Although China’s annual acquisitions are significant, it is still spending far less than the United States on its military, while building from a lower baseline of military hardware. For example, the United States has 11 aircraft carriers active in its fleet, compared to China’s two carriers. Much of China’s military technology and platforms are also less advanced. China still depends on imports from Russia and elsewhere for crucial technologies such as jet engines.
Of course, we should not underestimate China’s military capacity. It is true that in conflicts along China’s coasts, U.S. military superiority is likely a thing of the past. But this is to be expected of a country China’s size. Certainly, the United States wouldn’t tolerate a foreign country dominating the waters along its shores.
Ironically, Romney acknowledges China’s military buildup is not actually that threatening to the United States in conceding China’s “weapon of choice” is economic. He points to Beijing’s intellectual property theft, technology transfer requirements and subsidization of domestic industries as examples of its “predatory” economic behavior. He fails to mention that the United States and other developed nations engaged in similar practices when building their own economies.
This does not excuse China’s worst economic abuses. But Romney ignores how China has clamped down on some of those offenses. In a 2019 survey of U.S. businesspeople by the American Chamber of Commerce in China, 59% said China’s intellectual property rights enforcement had improved over the past five years, and 37% felt it had stayed the same.
Romney also disregards the innumerable ways America — and Utah in particular — benefit from economic integration with China. If anything, China’s rise and the coronavirus crisis should compel the United States to emphasize diplomatic cooperation and economic investments over military confrontation. America’s strategy of global military primacy and trade protectionism is bankrupting our country, driving up national debt without protecting us against the true threats we face — pandemics, environmental degradation, crumbling infrastructure and economic crisis.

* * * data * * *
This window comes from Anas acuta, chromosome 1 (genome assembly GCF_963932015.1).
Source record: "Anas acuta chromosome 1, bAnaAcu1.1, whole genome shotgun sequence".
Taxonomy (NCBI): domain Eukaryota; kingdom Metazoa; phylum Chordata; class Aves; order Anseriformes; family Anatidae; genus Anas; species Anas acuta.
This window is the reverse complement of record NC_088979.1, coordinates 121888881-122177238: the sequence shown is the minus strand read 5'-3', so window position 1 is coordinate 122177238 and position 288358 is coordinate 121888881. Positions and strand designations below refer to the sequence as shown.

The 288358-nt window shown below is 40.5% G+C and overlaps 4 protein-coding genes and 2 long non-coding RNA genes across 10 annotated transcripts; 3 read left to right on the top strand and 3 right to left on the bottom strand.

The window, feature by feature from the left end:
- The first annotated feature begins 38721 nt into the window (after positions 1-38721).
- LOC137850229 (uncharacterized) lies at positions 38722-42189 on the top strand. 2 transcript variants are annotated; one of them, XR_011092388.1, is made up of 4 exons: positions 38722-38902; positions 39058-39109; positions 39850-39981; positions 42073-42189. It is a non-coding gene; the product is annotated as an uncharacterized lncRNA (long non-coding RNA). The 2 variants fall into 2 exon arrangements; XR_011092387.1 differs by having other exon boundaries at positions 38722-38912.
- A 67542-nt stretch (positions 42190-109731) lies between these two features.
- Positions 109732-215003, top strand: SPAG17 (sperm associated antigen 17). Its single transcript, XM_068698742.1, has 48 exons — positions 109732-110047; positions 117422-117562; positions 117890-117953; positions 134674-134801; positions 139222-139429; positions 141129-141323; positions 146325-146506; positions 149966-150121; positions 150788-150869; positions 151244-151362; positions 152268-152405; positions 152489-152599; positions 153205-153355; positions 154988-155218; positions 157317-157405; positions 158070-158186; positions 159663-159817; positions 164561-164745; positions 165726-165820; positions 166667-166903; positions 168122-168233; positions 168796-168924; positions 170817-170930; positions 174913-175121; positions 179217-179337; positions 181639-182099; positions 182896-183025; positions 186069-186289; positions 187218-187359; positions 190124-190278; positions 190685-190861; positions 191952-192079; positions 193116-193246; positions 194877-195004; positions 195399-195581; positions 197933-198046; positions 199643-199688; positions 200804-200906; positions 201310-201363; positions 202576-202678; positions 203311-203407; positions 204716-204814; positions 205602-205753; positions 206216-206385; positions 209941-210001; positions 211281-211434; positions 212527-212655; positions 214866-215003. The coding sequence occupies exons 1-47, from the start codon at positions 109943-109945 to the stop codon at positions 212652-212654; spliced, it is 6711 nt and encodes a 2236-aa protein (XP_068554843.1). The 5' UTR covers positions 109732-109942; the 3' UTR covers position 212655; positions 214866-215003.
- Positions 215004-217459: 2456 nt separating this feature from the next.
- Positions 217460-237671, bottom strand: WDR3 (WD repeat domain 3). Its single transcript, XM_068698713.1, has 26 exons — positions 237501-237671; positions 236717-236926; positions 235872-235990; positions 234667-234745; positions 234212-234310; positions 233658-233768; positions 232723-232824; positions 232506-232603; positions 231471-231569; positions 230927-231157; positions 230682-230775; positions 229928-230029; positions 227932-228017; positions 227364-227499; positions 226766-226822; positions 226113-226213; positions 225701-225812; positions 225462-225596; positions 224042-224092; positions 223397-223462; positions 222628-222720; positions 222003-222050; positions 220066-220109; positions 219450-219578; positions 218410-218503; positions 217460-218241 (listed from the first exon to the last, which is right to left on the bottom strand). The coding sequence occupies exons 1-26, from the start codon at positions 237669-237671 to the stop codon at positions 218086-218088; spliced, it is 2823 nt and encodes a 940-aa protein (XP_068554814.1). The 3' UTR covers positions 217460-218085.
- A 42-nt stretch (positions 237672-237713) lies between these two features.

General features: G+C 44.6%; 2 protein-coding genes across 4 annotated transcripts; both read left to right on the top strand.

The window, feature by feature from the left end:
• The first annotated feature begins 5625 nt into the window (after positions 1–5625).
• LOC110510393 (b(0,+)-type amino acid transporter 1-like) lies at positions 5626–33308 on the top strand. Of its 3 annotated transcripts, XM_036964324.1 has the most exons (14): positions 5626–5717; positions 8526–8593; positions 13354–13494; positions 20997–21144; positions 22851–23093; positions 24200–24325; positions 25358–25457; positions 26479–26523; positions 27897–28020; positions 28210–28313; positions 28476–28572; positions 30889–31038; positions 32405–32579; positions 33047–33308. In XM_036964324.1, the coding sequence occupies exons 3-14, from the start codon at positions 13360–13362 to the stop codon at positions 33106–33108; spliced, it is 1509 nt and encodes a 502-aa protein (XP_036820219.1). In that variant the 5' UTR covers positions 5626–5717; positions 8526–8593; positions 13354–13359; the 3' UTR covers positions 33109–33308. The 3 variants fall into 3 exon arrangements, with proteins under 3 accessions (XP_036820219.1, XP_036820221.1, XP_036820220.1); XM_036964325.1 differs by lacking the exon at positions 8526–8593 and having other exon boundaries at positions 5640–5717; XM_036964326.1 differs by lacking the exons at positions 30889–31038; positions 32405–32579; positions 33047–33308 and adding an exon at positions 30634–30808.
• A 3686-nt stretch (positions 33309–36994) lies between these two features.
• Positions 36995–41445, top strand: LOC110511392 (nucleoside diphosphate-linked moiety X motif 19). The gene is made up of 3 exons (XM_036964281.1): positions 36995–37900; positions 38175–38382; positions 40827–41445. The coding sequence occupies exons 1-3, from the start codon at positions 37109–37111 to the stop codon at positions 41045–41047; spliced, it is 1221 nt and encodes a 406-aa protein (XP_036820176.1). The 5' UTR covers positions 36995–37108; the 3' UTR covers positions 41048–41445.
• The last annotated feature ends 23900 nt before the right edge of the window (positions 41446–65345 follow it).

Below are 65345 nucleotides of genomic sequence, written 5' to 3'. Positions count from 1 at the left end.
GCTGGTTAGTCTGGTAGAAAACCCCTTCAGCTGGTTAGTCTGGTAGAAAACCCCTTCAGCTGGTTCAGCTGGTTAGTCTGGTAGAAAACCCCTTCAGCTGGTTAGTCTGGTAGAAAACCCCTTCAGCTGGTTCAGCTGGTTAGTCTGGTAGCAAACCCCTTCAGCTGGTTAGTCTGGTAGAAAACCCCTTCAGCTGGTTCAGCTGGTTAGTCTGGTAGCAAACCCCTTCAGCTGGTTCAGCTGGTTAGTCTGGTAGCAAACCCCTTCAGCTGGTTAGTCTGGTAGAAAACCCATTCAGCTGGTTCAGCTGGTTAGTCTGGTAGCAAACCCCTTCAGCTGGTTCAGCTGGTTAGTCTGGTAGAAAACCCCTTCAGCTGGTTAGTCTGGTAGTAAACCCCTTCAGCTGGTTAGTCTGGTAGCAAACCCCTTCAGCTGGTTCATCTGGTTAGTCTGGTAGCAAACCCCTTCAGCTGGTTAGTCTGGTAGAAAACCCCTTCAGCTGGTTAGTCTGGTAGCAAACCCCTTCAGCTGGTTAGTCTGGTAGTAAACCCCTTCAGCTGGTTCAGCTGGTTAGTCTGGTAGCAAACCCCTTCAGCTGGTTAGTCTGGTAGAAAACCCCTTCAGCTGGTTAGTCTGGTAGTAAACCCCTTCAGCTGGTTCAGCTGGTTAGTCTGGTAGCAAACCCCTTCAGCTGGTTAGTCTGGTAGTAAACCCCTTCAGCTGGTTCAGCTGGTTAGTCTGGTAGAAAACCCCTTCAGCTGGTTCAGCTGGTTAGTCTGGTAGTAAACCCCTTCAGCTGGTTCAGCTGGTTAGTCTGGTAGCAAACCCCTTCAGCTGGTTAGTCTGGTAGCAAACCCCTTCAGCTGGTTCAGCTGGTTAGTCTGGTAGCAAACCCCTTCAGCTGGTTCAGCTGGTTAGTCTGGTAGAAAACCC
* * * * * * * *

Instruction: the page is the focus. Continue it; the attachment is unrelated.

A wiser and more conservative strategy would resist the temptation to exaggerate the challenge posed by China. Rather than wasting taxpayer dollars to line the pockets of defense contractors, Washington should reduce budget deficits, bolster diplomatic capabilities and invest in domestic infrastructure. This would strengthen America’s global influence relative to China by making our political system more attractive and our economy more competitive. Such rebalancing toward responsible statecraft and domestic renewal is the best way for America to seize this moment.
Rachel Esplin Odell (@resplinodell) is a research fellow in the East Asia Program at the Quincy Institute for Responsible Statecraft and an international security fellow in the Belfer Center for Science and International Affairs at Harvard Kennedy School. She is an expert on U.S. policy toward Asia, Chinese military strategy and U.S.-China trade relations.